.Internet, Java along with other higher level database API's in a variety of language frequently provide techniques referred to as prepared claims and parameter binding instead of delivering plain text instructions towards the Database server. What I must know is exactly what occurs when you perform statement such as this:

SqlCommand cmd = new SqlCommand("GetMemberByID");
cmd.CommandType = CommandType.StoredProcedure;
SqlParameter param = new SqlParameter("@ID", memberID);
para.DbType = DbType.Integer;
cmd.Parameters.Add(param);

I understand it is really an best-practise, SQL injection attacks are reduced by doing this. But just what happens under to hood whenever you execute these claims? May be the finish result still a SQL safe string? Or what's the finish result? And it is this enough to avoid SQL injection attacks?

The MySQL manual page on prepared claims provides plenty of information (that ought to apply holiday to a RDBMS): http://dev.mysql.com/doc/refman/5.0/en/c-api-prepared-statements.html

Essentially, your statement is parsed and processed in advance, and also the parameters are sent individually rather than being handled together with the SQL code. This removes SQL-injection attacks since the SQL is parsed prior to the parameters are even set.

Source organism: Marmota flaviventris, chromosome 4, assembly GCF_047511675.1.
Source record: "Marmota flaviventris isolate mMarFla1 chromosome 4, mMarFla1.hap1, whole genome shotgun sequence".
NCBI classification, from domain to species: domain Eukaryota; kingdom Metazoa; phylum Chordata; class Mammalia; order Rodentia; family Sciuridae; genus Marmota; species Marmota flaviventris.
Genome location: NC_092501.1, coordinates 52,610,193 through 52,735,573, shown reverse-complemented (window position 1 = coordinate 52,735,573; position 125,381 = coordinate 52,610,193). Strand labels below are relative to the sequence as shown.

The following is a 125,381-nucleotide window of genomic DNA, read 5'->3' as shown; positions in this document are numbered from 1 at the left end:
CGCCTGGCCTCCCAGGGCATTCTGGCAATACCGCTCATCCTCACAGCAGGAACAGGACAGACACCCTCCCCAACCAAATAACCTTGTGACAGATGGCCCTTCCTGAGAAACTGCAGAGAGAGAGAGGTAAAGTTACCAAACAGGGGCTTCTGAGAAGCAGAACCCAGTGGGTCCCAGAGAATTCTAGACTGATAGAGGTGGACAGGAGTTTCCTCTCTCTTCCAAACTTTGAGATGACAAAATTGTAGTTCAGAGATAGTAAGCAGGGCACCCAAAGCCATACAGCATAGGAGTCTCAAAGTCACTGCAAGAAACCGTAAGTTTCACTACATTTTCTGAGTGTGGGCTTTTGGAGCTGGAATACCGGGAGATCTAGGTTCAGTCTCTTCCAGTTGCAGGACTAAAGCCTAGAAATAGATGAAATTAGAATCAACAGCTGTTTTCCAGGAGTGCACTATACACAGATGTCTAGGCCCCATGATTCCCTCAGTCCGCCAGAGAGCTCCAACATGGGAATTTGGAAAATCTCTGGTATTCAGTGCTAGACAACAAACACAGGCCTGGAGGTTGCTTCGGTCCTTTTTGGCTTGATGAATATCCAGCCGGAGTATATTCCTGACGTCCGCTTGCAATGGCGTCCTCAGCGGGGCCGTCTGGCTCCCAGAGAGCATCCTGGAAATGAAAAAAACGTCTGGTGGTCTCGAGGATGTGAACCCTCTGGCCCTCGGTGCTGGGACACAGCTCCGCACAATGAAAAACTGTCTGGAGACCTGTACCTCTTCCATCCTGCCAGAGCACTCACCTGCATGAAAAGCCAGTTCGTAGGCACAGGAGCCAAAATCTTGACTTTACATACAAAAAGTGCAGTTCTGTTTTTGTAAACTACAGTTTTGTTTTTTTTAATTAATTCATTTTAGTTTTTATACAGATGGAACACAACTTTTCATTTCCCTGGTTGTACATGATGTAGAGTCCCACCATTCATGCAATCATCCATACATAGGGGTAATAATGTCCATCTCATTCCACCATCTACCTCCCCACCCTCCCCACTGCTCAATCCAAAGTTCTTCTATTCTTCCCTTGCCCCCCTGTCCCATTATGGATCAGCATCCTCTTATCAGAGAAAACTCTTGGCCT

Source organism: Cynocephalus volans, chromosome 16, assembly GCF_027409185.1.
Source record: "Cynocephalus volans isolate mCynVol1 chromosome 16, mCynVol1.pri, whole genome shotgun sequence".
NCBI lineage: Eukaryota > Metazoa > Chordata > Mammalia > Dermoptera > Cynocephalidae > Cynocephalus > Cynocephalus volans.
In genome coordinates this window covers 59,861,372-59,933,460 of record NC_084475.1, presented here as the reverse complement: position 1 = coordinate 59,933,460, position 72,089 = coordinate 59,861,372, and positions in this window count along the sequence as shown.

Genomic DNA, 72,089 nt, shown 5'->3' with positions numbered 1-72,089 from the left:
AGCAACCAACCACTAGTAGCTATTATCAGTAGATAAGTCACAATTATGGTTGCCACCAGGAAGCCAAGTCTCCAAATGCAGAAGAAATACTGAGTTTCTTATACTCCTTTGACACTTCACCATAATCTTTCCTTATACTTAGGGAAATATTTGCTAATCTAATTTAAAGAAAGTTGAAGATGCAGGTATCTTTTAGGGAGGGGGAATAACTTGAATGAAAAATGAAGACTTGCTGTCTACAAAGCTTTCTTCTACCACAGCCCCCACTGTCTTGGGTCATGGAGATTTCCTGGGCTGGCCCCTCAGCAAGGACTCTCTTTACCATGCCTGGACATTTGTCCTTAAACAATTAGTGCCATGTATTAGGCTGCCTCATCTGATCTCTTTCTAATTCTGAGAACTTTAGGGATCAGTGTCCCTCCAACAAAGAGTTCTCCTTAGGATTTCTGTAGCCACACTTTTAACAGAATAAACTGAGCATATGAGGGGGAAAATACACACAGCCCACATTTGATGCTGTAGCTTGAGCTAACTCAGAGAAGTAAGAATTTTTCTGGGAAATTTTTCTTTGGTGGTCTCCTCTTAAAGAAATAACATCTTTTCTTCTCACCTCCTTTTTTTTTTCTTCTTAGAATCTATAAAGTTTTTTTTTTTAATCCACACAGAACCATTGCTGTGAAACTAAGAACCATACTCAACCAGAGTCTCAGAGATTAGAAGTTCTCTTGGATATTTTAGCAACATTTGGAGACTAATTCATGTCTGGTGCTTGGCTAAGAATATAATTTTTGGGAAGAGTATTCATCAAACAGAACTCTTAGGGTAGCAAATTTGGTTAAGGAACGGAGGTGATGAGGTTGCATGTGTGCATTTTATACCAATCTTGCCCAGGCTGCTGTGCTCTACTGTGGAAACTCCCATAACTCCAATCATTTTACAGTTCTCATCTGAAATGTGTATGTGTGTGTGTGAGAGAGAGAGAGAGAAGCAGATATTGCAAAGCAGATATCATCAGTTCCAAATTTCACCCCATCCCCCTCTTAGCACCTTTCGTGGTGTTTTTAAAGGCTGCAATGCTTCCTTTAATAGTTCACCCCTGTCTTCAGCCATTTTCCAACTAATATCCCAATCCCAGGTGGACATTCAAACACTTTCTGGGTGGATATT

If you are using MS SQL, stock up the profiler and you will see what SQL claims are produced if you use parameterised queries. Here's a good example (I am using Enterprise Libary 3.1, however the results are identical using SqlParameters directly) against SQL Server 2005:

string sql = "SELECT * FROM tblDomains WHERE DomainName = @DomName AND DomainID = @Did";
Database db = DatabaseFactory.CreateDatabase();
using(DbCommand cmd = db.GetSqlStringCommand(sql))
{
  db.AddInParameter(cmd, "DomName", DbType.String, "xxxxx.net");
  db.AddInParameter(cmd, "Did", DbType.Int32, 500204);

  DataSet ds = db.ExecuteDataSet(cmd);
}

This creates:

exec sp[underscore]executesql N'SELECT * FROM tblDomains WHERE DomainName = @DomName AND DomainID = @Did',
  N'@DomName nvarchar(9),
  @Did int',
  @DomName=N'xxxxx.net',
  @Did=500204

You may also see here, if quotation figures were passed as parameters, they're steered clear of accordingly:

db.AddInParameter(cmd, "DomName", DbType.String, "'xxxxx.net");

exec sp[underscore]executesql N'SELECT * FROM tblDomains WHERE DomainName = @DomName AND DomainID = @Did',
  N'@DomName nvarchar(10),
  @Did int',
  @DomName=N'''xxxxx.net',
  @Did=500204

in layman terms: if your prepared statement is distributed then your DB uses an agenda if it's available, it does not not need to recreate an agenda each time this question is distributed over only the values from the params have transformed. this is much like how procs work, the extra benefit with procs is you can give permission through procs only and never towards the underlying tables whatsoever